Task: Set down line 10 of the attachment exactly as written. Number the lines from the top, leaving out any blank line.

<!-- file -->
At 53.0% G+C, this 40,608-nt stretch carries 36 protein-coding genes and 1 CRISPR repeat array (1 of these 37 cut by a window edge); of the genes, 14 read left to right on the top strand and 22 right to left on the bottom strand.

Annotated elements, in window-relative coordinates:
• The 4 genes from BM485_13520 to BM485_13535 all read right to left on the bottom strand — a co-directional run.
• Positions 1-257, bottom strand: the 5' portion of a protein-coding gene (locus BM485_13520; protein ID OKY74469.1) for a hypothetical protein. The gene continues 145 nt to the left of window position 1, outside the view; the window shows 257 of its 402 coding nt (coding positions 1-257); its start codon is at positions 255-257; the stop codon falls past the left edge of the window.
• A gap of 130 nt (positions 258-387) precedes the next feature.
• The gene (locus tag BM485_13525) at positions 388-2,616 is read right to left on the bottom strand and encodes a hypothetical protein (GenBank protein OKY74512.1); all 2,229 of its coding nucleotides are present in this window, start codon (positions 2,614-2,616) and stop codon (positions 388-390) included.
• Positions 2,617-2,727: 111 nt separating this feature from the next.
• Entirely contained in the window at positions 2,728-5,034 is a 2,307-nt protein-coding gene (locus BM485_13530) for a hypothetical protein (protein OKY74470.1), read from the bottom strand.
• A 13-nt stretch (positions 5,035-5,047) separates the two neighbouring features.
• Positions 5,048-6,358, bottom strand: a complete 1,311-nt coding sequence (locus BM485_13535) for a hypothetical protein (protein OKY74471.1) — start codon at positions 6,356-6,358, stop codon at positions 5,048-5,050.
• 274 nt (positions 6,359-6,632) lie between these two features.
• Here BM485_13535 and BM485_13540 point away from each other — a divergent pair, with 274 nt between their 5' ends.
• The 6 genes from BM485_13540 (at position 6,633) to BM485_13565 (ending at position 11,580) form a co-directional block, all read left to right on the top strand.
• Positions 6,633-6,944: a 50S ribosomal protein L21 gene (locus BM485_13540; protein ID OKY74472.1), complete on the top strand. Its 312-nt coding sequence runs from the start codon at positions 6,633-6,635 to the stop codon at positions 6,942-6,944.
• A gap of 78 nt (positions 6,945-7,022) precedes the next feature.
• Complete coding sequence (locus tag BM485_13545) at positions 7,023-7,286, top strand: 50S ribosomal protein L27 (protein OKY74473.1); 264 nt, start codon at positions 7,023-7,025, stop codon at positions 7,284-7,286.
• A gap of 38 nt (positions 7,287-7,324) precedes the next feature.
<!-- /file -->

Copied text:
• Positions 5,048-6,358, bottom strand: a complete 1,311-nt coding sequence (locus BM485_13535) for a hypothetical protein (protein OKY74471.1) — start codon at positions 6,356-6,358, stop codon at positions 5,048-5,050.